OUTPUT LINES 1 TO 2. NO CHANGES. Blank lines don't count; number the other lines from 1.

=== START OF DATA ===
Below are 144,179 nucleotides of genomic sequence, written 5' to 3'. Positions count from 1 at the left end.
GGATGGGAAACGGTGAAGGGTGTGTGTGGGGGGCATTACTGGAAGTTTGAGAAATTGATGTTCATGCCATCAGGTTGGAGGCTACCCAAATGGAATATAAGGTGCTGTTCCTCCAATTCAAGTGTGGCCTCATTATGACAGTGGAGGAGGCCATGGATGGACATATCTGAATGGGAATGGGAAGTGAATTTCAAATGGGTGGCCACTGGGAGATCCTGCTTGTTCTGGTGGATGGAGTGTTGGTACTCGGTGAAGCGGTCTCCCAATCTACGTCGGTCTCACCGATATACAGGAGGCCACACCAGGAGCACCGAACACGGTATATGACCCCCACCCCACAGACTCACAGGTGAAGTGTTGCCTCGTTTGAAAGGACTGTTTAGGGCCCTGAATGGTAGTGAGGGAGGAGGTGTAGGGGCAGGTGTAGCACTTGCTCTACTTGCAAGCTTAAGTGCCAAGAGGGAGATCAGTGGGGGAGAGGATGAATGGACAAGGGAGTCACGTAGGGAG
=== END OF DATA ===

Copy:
Below are 144,179 nucleotides of genomic sequence, written 5' to 3'. Positions count from 1 at the left end.
GGATGGGAAACGGTGAAGGGTGTGTGTGGGGGGCATTACTGGAAGTTTGAGAAATTGATGTTCATGCCATCAGGTTGGAGGCTACCCAAATGGAATATAAGGTGCTGTTCCTCCAATTCAAGTGTGGCCTCATTATGACAGTGGAGGAGGCCATGGATGGACATATCTGAATGGGAATGGGAAGTGAATTTCAAATGGGTGGCCACTGGGAGATCCTGCTTGTTCTGGTGGATGGAGTGTTGGTACTCGGTGAAGCGGTCTCCCAATCTACGTCGGTCTCACCGATATACAGGAGGCCACACCAGGAGCACCGAACACGGTATATGACCCCCACCCCACAGACTCACAGGTGAAGTGTTGCCTCGTTTGAAAGGACTGTTTAGGGCCCTGAATGGTAGTGAGGGAGGAGGTGTAGGGGCAGGTGTAGCACTTGCTCTACTTGCAAGCTTAAGTGCCAAGAGGGAGATCAGTGGGGGAGAGGATGAATGGACAAGGGAGTCACGTAGGGAG